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July 2020
In the News

DPH, Healthy Communities Delaware Announce Funding to Support Community-Level COVID-19 Response Projects

by delaware.gov

The Division of Public Health (DPH) and the Healthy Communities Delaware (HCD) initiative announced on Tuesday collaborations with several communities throughout Delaware that have been significantly impacted by the coronavirus disease 2019 (COVID-19) pandemic.

Working with 12 community-based lead organizations, Healthy Communities Delaware is providing more than $720,000 in funding to nine communities across the state to reduce the impact of COVID-19 on Delaware’s most vulnerable populations. This funding will help communities address important fundamental needs by creating neighborhood hubs to serve as food pantries and provide prevention care and resources; hiring bilingual resource navigators; and replacing deteriorating buildings with affordable rental units. Projects will engage residents in identifying the needs of their communities, building trust, and directly providing food, education, and care resources.

“We know that health is more than just health care,” said Division of Public Health Director Dr. Karyl Rattay. “Our environments – where we live, work and play – have a huge impact on our health. We believe that all Delawareans should have the opportunity to make healthy choices, regardless of their income, education or ethnic background, and we are excited about the work these communities will be doing to help us ensure all Delaware residents have access to the COVID-19 resources they need.”

“We are seeing the disproportionate impact that the COVID-19 pandemic is having on vulnerable Delawareans, including low-income households, Black and Hispanic communities, and non-English speakers,” said Rita Landgraf, Director of the University of Delaware’s Partnership for Healthy Communities. “These collaborative efforts will support nine communities working with 12 community-based organizations to navigate such challenges under COVID-19 as food security, resource navigation, housing, job creation and workforce development.”

“As Delaware continues to respond to the COVID-19 crisis, we know that one of the most critical supports that Healthy Communities Delaware can provide is strategic community investment,” said Stuart Comstock-Gay, President and CEO of the Delaware Community Foundation. “We are grateful to the State of Delaware for helping to fund these pragmatic community-based investments.”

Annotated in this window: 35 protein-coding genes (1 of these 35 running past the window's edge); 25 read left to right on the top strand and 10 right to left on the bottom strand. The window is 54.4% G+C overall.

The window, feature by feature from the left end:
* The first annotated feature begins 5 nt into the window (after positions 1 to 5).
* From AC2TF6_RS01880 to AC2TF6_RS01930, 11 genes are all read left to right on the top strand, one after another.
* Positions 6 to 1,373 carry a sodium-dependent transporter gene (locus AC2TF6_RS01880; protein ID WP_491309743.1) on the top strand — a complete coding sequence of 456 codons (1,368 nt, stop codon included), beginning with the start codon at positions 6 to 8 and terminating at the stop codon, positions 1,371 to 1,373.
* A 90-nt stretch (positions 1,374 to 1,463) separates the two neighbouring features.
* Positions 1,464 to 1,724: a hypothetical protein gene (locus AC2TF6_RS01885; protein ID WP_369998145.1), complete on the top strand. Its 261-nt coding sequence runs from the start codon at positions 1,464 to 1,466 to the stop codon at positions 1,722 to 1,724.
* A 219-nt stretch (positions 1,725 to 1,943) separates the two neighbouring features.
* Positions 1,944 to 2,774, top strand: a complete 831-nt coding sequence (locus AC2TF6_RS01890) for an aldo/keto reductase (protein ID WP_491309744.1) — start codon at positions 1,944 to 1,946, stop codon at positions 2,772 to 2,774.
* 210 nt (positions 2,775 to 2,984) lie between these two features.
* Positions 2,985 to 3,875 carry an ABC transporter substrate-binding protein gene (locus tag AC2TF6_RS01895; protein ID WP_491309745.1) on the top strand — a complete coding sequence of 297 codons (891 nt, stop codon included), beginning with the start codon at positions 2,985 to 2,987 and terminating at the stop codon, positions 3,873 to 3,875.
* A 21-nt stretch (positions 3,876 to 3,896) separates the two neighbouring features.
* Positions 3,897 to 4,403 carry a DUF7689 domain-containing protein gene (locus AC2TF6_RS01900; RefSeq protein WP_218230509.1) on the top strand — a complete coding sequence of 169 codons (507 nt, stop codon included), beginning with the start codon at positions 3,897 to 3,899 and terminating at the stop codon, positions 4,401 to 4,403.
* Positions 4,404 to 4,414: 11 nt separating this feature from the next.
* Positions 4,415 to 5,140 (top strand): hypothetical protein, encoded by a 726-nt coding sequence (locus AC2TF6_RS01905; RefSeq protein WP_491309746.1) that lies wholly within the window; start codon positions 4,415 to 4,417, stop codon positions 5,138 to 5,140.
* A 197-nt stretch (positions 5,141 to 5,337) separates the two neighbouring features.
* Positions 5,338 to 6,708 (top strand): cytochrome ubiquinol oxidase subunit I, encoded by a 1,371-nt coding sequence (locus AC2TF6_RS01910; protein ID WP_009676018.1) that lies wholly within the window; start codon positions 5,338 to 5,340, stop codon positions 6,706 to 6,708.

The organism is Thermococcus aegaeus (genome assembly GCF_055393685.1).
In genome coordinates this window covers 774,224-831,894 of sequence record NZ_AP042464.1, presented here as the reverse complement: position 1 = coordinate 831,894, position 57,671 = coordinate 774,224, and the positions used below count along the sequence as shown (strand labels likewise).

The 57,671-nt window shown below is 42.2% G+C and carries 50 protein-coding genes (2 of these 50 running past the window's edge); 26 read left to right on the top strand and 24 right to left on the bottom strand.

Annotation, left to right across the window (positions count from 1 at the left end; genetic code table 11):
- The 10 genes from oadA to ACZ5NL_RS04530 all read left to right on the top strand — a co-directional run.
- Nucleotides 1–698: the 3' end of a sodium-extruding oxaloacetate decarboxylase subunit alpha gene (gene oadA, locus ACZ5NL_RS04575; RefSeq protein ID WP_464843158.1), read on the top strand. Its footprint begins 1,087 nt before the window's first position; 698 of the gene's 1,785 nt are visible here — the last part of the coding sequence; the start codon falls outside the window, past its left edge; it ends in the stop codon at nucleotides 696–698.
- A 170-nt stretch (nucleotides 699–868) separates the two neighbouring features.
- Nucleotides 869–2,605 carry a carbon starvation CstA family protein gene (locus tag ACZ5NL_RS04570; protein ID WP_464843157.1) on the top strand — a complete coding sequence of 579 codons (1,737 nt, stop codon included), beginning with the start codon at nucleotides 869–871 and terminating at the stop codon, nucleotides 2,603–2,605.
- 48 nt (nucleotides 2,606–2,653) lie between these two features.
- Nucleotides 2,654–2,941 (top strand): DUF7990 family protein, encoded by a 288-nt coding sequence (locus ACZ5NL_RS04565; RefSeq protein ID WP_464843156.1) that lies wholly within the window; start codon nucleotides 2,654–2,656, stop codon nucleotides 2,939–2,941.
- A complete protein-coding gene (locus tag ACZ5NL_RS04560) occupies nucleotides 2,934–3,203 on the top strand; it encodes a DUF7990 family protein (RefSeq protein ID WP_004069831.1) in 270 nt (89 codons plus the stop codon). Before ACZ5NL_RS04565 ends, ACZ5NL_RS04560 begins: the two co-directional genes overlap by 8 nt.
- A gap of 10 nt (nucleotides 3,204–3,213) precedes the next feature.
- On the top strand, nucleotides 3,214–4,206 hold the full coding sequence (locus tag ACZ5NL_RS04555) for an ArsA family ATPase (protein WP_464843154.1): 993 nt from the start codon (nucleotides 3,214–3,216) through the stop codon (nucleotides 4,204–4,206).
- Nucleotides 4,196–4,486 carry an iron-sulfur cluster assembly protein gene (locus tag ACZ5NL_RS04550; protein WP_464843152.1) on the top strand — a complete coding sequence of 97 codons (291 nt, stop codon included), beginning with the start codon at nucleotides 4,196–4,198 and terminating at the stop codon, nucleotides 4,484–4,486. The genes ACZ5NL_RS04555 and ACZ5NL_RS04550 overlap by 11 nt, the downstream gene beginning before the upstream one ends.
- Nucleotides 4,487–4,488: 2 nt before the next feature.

Healthy Communities Delaware is collaborating with the following communities. Although only lead organizations are listed, every project is a collaboration among many partners within each community:

New Castle County:
• Jefferson Street Center, Inc.; Northwest, Wilmington — $99,900
• Cornerstone West Community Development Corp. (CDC); Westside, Wilmington — $49,950
• Be Ready CDC; West Side, Wilmington — $99,998
• Central Baptist CDC; Eastside, Wilmington — $99,900
• Habitat for Humanity of New Castle County; Eastside, Wilmington — $49,950
• Route 9 Master Plan Monitoring Committee; Route 9 Corridor of New Castle County — $49,950
• South Wilmington Planning Network; Southbridge, Wilmington — $49,950
• Latin American Community Center; Wilmington/New Castle County — $49,950

Kent County:
• NCALL, Inc.; Dover and Western Kent — $49,950

Sussex County:
• The Food Bank of Delaware; Georgetown/Western Sussex — $49,950
• La Esperanza; Georgetown/Western Sussex — $49,950
• Southeast Rural Community Assistance Project; Ellendale — $25,500

Healthy Communities Delaware involves business, community, and organizational participants, and is managed as a collaboration among DPH, the University of Delaware Partnership for Healthy Communities, and the Delaware Community Foundation. HCD works in partnership with communities to address resident priorities around the social determinants of health — conditions in which we are born, live, learn, work and age. Many Delawareans lack the basic resources for health and well-being – safe and healthy homes, a quality education, meaningful employment, a healthy environment, access to healthy foods, financial stability and reliable transportation. Many of these inequities are a result of and perpetuated by structural racism and discrimination, and are exacerbated by the COVID-19 pandemic.

For more detailed information on the specific projects being funded, visit healthycommunitiesde.org/collaborating-communities. For more information on Healthy Communities Delaware, visit healthycommunitiesde.org.

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